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This article must be cut down and be given a broader tone. The problem isn't necessarily that Enoch Powell isn't an important enough figure to "merit" a long article, its that no attempt has been made to condense his life and opinions. The section on his period as a Unionist MP is the most egregious. It's nearly 6000 words long and does nothing but list his speeches and writings; On this day he said this, on that day he wrote that in this paper, and when this happened he had this opinion of it. There's practically nothing about his activities in gov't or relations with other politicians, and whatever there is is swamped by the rest. If another politician like Thatcher were given the same treatment the article would be longer than her own autobiography. We need someone with expertise in this subject to take an editorial attitude and summarize and highlight the major points about his life and career.theBOBbobato (talk) 16:41, 1 November 2012 (UTC)
The place for a summary is in the introduction, and the problem with chopping material out of articles is that you never know what somebody else is going to find interesting or useful - there's nothing more irritating than going back to an article and finding something you added has been deleted by someone who "doesn't see why that's important", or has been chopped out by some "editor" who has ended up snipping beyond his knowledge and competence.
The comparison with Thatcher is not an exact one because she was in government for most of her career so a lot of her actions are tied up with the history of, say, economic policy or the poll tax. Powell had a much more varied career, starting with his early academic and military careers which are interesting in their own right. Very little of his career was actually spent in government, and his period of major influence was when he held great sway over public opinion from 1968 to the mid-1970s. He continued to be an important figure in the late 1970s because the Callaghan government was dependent on the Ulster MPs for its majority. He was basically a loner so his "relations with other politicians" are generally less important than his speeches and writings.
I don't entirely disagree that there's far too much direct quotation of his views on current events from about 1983 onwards when he had become a peripheral and somewhat batty figure, no longer having much real influence on events but often churning out clever-sounding quotes or newspaper article. His views were by then often quite silly once you penetrated beneath the intellectual veneer, like when he claimed that John Major was preempting the Royal Prerogative by putting himself up for reelection as Tory Leader in 1995. Some of these lengthy quotes could probably be summarised without much loss of substance.Paulturtle (talk) 12:08, 24 November 2012 (UTC)
Well the thing was that despite not being in power he was still a prominent figure, that alone is reason to for merit, for example his stance on the EEC was credited with causing Heath to lose the election that he was previously winning, quite significant influence for just a backbencher, so while you may not agree with his views (batty? you clearly are not commenting from a neutral viewpoint), or have a strong dislike for him by saying his views were quite silly (he was a professor at age 25, so I think he is likely much more intelligent then you are!), you should not seek to minimize the wiki page describing him. He was very industrious hence there is a vast amount of material that should be devoted to him, his economic theories for example became the core of the Thatcher government. — Preceding unsigned comment added by Arch r stanton (talk • contribs) 00:32, 26 October 2014 (UTC)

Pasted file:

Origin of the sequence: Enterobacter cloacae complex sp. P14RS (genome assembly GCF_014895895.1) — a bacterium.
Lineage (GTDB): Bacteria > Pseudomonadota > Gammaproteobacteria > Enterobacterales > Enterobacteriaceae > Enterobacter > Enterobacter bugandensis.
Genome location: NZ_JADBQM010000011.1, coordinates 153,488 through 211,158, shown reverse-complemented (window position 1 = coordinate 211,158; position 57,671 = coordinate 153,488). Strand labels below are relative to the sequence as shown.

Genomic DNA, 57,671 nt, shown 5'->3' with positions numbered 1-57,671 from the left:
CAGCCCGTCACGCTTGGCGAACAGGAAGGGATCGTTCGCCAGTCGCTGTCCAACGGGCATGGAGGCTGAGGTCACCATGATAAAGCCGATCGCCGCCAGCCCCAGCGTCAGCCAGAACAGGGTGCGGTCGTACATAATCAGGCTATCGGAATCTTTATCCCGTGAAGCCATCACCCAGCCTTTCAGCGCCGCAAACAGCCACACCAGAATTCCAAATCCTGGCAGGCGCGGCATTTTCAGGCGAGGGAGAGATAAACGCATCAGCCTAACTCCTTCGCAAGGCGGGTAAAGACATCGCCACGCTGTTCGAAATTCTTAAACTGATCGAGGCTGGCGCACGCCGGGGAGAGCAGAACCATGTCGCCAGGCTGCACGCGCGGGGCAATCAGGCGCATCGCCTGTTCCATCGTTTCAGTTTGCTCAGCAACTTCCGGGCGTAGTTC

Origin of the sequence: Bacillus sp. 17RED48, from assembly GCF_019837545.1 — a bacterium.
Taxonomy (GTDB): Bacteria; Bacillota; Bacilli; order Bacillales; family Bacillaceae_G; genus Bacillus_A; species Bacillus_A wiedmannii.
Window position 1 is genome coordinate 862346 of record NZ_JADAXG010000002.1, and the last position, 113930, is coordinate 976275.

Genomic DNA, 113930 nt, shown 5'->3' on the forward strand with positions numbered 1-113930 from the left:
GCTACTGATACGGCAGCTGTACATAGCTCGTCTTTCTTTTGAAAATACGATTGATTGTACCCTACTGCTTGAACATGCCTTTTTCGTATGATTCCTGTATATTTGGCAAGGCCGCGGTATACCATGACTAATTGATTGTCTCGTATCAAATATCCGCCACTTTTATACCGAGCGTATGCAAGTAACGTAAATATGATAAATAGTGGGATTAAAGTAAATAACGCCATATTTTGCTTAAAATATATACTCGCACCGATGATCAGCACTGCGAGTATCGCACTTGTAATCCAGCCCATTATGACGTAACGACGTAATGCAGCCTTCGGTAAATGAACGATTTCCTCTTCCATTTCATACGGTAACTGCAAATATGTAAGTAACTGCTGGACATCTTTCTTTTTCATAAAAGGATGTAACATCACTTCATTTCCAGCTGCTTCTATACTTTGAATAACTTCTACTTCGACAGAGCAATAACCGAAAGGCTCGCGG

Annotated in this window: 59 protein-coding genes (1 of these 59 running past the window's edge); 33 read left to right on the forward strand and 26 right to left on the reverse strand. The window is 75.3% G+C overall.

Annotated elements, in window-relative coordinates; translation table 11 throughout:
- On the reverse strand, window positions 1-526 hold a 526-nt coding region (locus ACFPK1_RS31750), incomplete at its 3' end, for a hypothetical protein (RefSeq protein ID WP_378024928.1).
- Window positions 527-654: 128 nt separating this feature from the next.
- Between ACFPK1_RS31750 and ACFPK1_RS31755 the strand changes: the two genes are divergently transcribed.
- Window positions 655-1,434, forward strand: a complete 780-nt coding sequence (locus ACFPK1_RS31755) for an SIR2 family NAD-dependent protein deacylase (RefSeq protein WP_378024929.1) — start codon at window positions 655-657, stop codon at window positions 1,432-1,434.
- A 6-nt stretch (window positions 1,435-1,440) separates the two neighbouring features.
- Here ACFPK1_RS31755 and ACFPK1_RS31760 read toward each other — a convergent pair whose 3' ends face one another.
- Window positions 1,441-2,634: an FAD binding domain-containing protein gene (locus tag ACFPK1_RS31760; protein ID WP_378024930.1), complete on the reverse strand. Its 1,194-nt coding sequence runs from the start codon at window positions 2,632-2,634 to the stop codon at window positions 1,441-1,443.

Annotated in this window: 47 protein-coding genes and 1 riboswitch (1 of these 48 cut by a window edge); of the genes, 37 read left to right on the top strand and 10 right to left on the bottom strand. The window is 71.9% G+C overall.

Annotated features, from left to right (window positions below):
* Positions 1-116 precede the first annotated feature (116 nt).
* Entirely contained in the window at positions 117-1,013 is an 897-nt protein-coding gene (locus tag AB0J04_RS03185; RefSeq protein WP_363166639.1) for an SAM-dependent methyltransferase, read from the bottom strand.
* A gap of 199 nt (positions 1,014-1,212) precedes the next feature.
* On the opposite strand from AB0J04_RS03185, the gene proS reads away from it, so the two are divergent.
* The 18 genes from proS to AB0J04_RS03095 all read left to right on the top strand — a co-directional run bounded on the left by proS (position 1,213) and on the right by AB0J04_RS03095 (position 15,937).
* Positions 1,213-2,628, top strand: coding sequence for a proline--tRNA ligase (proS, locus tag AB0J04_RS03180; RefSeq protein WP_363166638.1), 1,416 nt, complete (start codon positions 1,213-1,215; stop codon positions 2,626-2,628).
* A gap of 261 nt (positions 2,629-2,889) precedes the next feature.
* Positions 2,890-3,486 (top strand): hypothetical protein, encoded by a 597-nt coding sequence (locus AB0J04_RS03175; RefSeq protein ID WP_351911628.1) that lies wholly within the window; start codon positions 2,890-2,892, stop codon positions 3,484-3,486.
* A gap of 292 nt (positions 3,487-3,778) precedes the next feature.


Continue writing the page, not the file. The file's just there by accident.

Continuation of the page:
If you take the trouble to read my comments more closely you will see that I expressed neither like nor dislike for him, and wrote that he does deserve full and detailed coverage of his early academic and military careers and especially the period when he was a politician of first rank importance, between the late 1960s and 1979. However, I wrote that the coverage of his views on this, that and the other from about 1983 onwards, when he was no longer an important figure, are probably covered in a bit too much detail, although personally I prefer not to cut stuff out of articles unless it is plain wrong. As is not uncommon in people of extreme intellect (the chess player Bobby Fischer springs to mind), a lot of Powell's views did become increasingly eccentric as he grew older, e.g. that the CIA had assassinated Lord Mountbatten. I described his view of the 1995 Tory Leadership election as "silly" (that Major was breaching the Royal Prerogative by having himself reelected as Party Leader) which if anything is a fairly mild description - former professors of Ancient Greek are as capable as any other member of the human race of writing foolish and ill-informed things outside their own area of specialism.Paulturtle (talk) 13:20, 16 November 2014 (UTC)
I do not know how to put medal ribbon symbols onto Wikipedia, but editors who can, note that he would not have been awarded the Burma Star without also being awarded the 1939-45 Star.Cloptonson (talk) 19:16, 6 August 2013 (UTC)
I suppose that Ms Luce was not referring to the independence of the Native American Indians when making this absurd statement. — Preceding unsigned comment added by Pamour (talk • contribs) 21:28, 1 December 2013 (UTC)
Indeed. An aspect of American hypocrisy forgotten now that we are good anti-imperialists, but much made by British commentators at the time. That said, we were just as self-righteous in our dealings with French and German colonies as the Americans were with us.MissingMia (talk) 23:34, 23 December 2013 (UTC)
And yet Powell was in no hurry to get his British backside out of Ireland. — Preceding unsigned comment added by 184.108.40.206 (talk) 08:47, 18 May 2014 (UTC)